Date: August 31, 2015
Author(s): Rob Williams
When NVIDIA released its ~$200 GeForce GTX 960 this past spring, it delivered a solution that allowed gamers to experience high framerates at 1080p and even enjoy some quality 1440p gaming. AMD’s Radeon R9 380 has similar prospects, and conveniently, costs about the same. With PowerColor’s PCS+ edition on the test bench, let’s see how it compares.
As AMD released its 300 series graphics cards back in June, it’s painful to realize that this PowerColor PCS+ card becomes our first respective review. Because I am in a certain type of mood as I write this, let’s tackle some of the ordeals.
When I first received PowerColor’s card, I couldn’t boot into Windows outside of Safe Mode. For a brand-new card, this was obviously bizarre. After receiving a second sample of the same card, I found myself dealing with the exact same issue. After much trial and error, it seemed that somehow, the DisplayPort cable I had been using for years suddenly disagreed with me – even though it was working for every other card I tested.
I thought that was the end of it. That was until I installed the latest driver off of AMD’s website, and it didn’t click. It just installed the Gaming Evolved client and some other piece of software – not the driver itself. Ditto for the second-last driver version. After even more trial and error, I stumbled on AMD’s Catalyst AutoDetect tool, and surprisingly enough, that did work – by downloading a version of the driver that didn’t bundle in .NET (I have been unable to figure out where this version can be downloaded outside of this tool.)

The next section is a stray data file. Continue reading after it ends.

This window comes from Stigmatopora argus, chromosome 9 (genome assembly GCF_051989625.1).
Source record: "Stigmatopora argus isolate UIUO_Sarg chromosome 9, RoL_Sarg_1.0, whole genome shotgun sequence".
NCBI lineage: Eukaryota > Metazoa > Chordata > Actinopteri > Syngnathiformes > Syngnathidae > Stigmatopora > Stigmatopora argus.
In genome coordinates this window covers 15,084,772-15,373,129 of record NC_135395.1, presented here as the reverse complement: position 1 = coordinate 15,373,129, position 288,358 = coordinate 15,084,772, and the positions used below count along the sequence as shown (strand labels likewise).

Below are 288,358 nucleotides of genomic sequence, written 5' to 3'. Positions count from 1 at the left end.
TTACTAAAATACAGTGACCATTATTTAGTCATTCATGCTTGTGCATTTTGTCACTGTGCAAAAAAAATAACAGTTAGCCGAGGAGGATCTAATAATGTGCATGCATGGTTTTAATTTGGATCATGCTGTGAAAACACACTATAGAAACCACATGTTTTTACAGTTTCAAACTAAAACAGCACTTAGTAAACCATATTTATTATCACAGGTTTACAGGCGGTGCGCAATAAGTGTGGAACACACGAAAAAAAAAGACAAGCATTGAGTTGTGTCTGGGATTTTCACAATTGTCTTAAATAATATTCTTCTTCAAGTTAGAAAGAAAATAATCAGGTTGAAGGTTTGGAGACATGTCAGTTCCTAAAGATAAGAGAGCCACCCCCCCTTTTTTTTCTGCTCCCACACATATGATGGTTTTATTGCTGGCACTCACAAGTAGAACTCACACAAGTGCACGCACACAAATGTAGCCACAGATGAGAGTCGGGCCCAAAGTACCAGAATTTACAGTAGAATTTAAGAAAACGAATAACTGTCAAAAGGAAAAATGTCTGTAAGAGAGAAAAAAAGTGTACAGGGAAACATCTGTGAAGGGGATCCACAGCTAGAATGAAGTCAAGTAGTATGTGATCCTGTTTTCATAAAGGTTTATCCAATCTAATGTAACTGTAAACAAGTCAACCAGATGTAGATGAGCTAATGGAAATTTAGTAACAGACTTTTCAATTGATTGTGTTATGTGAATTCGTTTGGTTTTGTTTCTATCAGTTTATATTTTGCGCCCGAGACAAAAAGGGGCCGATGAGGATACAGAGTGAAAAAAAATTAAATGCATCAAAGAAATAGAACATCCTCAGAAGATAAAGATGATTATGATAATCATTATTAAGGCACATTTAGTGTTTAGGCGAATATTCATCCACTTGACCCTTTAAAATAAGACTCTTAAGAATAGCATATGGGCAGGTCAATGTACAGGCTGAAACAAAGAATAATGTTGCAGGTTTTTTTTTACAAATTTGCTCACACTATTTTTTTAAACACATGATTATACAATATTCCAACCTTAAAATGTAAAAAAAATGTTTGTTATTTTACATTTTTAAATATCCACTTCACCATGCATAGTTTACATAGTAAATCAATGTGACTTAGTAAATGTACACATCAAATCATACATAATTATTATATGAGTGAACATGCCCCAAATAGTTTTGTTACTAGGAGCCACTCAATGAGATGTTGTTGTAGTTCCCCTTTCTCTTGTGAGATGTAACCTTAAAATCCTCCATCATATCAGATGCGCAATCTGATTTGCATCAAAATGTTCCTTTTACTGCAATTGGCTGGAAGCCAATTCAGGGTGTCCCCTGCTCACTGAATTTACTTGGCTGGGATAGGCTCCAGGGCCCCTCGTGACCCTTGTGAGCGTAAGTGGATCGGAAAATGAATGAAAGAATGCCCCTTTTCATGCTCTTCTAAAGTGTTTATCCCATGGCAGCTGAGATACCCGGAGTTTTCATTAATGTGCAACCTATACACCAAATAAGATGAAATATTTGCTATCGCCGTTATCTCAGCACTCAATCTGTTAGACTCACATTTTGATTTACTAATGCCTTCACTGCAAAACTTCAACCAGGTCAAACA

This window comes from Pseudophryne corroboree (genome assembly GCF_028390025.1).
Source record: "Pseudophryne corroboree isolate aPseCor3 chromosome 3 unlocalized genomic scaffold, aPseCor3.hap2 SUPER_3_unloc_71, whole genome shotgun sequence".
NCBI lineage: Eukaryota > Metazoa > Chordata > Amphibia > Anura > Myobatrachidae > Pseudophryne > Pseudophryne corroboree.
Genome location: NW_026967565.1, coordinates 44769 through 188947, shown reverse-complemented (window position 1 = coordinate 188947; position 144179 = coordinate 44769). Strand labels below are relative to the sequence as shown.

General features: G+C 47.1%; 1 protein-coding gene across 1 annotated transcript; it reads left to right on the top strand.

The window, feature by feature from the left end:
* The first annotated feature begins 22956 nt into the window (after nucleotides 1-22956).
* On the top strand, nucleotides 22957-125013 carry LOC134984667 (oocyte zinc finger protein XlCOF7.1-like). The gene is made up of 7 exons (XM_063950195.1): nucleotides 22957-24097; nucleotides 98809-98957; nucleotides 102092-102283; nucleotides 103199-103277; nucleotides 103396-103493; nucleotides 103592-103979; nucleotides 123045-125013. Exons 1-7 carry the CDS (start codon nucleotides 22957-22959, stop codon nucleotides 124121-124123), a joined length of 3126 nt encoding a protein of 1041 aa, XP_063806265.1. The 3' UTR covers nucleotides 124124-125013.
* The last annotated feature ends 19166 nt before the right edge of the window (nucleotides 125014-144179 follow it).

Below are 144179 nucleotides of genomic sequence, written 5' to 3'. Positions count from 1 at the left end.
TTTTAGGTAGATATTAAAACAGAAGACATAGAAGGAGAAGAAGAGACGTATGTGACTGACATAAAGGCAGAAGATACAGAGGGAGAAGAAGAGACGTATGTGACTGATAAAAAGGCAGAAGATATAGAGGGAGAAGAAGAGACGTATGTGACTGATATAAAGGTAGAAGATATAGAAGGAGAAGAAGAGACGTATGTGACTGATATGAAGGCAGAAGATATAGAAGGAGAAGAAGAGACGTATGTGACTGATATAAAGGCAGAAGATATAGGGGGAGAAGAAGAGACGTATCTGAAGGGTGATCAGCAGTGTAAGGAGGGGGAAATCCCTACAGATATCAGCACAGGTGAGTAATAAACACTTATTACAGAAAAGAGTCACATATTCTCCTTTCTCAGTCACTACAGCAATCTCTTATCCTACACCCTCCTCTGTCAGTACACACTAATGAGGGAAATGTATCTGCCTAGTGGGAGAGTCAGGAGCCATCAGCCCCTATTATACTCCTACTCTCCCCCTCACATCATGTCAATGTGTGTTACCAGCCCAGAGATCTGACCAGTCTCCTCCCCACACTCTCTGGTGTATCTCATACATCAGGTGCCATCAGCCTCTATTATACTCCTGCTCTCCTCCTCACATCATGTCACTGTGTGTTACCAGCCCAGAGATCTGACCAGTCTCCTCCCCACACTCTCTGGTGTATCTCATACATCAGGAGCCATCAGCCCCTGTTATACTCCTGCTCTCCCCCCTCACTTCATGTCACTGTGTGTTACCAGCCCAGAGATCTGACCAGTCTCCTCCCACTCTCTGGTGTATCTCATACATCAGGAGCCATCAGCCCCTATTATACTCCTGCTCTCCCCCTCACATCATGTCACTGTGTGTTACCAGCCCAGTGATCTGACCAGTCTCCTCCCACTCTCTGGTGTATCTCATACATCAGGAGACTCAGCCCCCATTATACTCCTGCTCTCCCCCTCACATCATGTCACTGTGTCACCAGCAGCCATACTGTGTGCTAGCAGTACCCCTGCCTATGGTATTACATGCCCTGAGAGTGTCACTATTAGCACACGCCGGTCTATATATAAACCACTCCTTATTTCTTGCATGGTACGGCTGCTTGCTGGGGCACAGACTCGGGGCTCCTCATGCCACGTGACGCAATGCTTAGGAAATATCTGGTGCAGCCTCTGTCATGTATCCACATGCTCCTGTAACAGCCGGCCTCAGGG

I’d love to get on with the review right now, but if you can believe it, even that wasn’t the end of my troubles. With the new driver installed, I saw that FreeSync wasn’t activated in the Catalyst Control Center, despite the fact that I was using a FreeSync monitor. It didn’t take me long to figure out that something else went wrong. I couldn’t run a game or benchmark without getting a DisplayPort error, even though I was using the cable that came out of that particular monitor’s box. Humorously, after hooking up an alternative monitor – a G-SYNC one – all was well with the world. I could finally benchmark the damn card.
Sorry, PowerColor, it’s not you; it’s AMD.
After all that mess, it’s a good thing that PowerColor’s PCS+ turns out to be a great card. As all of AMD’s 300 series cards are effective iterations on the 200 series ones, there’s nothing too surprising with this card. It even features the same “Double Blades” fans which I’ll show in a bit more detail lower on this page.
But first, let’s see where this card falls into AMD’s current lineup:
|Fury X||Fury||R9 390X||R9 390||R9 380||R7 370|
|Clock||1050 MHz||1000 MHz||1050 MHz||1000 MHz||970 MHz||975 MHz|
|Memory||4GB HBM||4GB HBM||8GB GDDR5||8GB GDDR5||4GB GDDR5||2GB GDDR5|
|Memory Clock||1 Gbps||1 Gbps||6 Gbps||6 Gbps||5.7 Gbps||5.6 Gbps|
|Performance||8.6 TFLOPs||7.2 TFLOPs||5.9 TFLOPs||5.1 TFLOPs||3.48 TFLOPs||2.0 TFLOPs|
At its price point of ~$200, the R9 380 competes against NVIDIA’s GeForce GTX 960. As of the time of writing, this particular R9 380 card can be had at Newegg for $190 for the 2GB model, and it also happens to be the least-expensive of the bunch, while NVIDIA’s GTX 960 least-expensive offering is around $200 even, although select cards have mail-in rebates. As these things go, pricing and mail-in rebate availability can change without warning, but given these cards are in the same price range, those will be the two singled out in the performance reports.